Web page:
Again, and this is in part why I originally thought it best to remain quiet, what is it that everyone else, we (for I include myself) are actually doing to appease the suffering of anyone!!!!?? Is there not just a little hypocrisy in this? If I am a person affluence, power, etc., should I not seek to alleviate the suffering of the anonymous, innocent adults and children around the world rather than just talk about it and castigate others whom I presume are not? Should I not restructure my life to use my influence (monetary and otherwise) to alleviate such suffering? Peter Singer (utilitarianism is not my moral framework, but still…) initiated a campaign called “Effective Altruism” (see his TedTalk here: https://www.ted.com/…/peter_singer_the_why_and_how_of_effec…) that challenges us to live differently (eg. one student decided to study finance because it was what would bring him a surplus of earnings that he could give to the poor; others choose medicine or law, and seek more humble life styles, to afford themselves the time to work for free for the poor and destitute, etc.) and reconsider the meaning of “charity” and “duty”.

I would also like to share that my gut reaction to all the attention that Kobe’s death drew was: “What ever has this man done other than play basketball (BASKETBALL!!! IT’S JUST A SPORT AFTER ALL. I MEAN IT’S NOT LIKE HE FOUND THE CURE FOR CANCER!!?? RIGHT??!) and get paid damn well for it?! Why should I care when so many others who remain anonymous are suffering in this world? Why should I grieve for him beyond what one would grieve for the tragic loss of any life? I find myself indignant not so much because people are expressing their sorrow of this man’s tragic loss, but how it plays out in the manner in which this does translate socio-politically with regards to the structures that come to organize civil life. Still, it is hierarchical, still it is patriarchal, still it tips its hat to instrumentalism, still it is soulless, still it is ego-driven, still it is one of convenience.

Going back to the manner in which we value lived lives, there are the more aretic (from the Greek αρετή, dating back to early Greek Philosophy but more explicitly and systematically with Aristotle and the Stoics) variety that one might consider. For instance, Kobe is admirable for the sheer excellence he brought to the game, in the same way that a medical researcher can be admired for discovering the vaccine for a coronavirus virus. But this is admirable not just for the results brought to bear, but for all of those traits of character, or virtues, that such people often possess. Courage, discipline, focused attention, commitment, resilience, strength, temperance, generosity, honesty, respect. But alas it is not only the “socially accomplished” that are possessed of such virtues! For what of the courage and strength of an addict who has struggled her way into being clean? What of the strength and sense of justice of a mob member who resists killing an innocent? Admirable? But alas, what also of Kobe’s alleged rape? What of the life style and affiliations of the mob member? And what of the medical researcher’s vile treatment of her staff? We are all fallible, limited beings; no one is ever going to be wholly virtuous and it is perhaps as unlikely that anyone shall be wholly vicious.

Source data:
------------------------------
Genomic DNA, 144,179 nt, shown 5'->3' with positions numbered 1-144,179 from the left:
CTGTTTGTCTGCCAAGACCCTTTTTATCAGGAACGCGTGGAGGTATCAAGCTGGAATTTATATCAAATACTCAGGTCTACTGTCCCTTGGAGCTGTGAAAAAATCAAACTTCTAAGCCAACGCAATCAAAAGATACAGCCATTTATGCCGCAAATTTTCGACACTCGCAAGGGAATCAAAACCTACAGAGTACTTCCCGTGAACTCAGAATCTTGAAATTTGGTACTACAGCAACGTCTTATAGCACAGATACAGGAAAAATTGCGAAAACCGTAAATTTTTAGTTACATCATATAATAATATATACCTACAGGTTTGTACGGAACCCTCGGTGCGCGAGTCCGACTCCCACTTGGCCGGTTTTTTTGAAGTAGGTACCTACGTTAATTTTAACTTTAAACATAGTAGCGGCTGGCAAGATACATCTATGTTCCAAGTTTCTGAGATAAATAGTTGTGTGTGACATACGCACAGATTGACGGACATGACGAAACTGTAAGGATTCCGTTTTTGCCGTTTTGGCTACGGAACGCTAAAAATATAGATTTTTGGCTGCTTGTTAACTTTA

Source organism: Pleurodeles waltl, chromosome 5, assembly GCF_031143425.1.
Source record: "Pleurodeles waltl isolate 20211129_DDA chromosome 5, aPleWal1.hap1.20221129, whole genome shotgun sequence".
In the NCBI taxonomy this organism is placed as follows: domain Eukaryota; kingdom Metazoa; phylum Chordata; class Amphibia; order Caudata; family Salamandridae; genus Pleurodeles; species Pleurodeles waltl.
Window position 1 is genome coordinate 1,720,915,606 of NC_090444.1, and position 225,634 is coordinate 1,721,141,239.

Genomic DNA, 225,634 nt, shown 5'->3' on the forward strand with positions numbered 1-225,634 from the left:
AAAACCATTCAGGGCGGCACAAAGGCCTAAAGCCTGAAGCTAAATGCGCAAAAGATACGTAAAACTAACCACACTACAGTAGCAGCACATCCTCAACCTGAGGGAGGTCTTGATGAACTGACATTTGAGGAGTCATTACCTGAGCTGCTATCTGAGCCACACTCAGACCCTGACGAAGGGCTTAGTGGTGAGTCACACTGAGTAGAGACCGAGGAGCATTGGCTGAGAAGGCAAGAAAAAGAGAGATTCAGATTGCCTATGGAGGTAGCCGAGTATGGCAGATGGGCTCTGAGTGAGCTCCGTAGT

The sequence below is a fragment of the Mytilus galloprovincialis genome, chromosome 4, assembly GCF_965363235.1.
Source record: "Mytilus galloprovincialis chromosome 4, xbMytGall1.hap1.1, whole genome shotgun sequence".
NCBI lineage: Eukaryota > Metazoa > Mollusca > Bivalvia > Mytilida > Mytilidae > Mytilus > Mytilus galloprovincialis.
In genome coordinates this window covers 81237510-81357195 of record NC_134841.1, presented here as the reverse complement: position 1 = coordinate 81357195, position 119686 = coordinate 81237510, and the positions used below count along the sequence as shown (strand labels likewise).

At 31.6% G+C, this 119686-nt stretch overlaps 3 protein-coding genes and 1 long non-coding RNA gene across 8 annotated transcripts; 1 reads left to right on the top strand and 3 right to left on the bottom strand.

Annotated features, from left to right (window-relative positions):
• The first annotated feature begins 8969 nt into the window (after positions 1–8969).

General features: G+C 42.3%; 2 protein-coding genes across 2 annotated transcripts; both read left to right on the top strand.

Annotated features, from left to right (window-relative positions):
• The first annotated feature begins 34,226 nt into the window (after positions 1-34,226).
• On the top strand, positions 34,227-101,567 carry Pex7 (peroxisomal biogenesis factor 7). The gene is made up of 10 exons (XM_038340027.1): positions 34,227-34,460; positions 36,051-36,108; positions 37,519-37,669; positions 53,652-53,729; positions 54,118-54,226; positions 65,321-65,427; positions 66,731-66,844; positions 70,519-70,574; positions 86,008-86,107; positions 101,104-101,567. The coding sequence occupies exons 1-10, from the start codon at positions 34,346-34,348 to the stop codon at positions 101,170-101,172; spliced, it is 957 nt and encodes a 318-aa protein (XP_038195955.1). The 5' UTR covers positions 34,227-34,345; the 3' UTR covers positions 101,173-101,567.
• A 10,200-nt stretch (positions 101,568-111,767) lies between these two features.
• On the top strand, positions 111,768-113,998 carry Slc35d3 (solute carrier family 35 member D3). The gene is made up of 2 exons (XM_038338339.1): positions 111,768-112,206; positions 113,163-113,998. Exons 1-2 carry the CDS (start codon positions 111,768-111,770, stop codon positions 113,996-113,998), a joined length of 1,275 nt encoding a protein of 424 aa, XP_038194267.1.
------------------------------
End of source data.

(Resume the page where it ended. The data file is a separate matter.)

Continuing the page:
December 13th, 2019

December 13th, 2002, my daughter Kalianna came into my life with a BANG!!!! It hasn’t been quiet since!!!!

Tumultuous is she in all she does. Few know the calm of her residing love. Those that do, know the uniqueness of her synergy. Being her mother has not been a waltz, not always synchronistic, but not out of tune either or lacking musicality. But she came into this world ready for a fight.

Now 17, she wrestles with negotiating her sense of self worth amidst the demands of everyday life. And though strutting to the instrumentalist drummer still, it is in her awareness of this that she is brought to despair. Cries of anguish, frustration, and desperation which fill her heart and inevitably break my own eventually turn to cries of joy, release, and pride.

Of late she’s become aware of reciprocity. Breaking free from the ego-centrism that most characterizes youth, the narratives are not spun from the threads of Narcissus. Her own fragility has made her sensitive to the power she has to affect the lives of others in a manner that few adults possess. Impressed by the complexities of the human psyche, she’s drawn to the disenfranchised, the wounded; those with poetic entry into the human condition who with verse at their heels find flight in her voice.

My Kalianna is not yet “The Empowered Woman;” too young is she. Soon…

 
The Empowered Woman, by Sonny Carroll

 The Empowered Woman, she moves through the world
with a sense of confidence and grace.
Her once reckless spirit now tempered by wisdom.
Quietly, yet firmly, she speaks her truth without doubt or  hesitation
and the life she leads is of her own creation.

She now understands what it means to live and let live.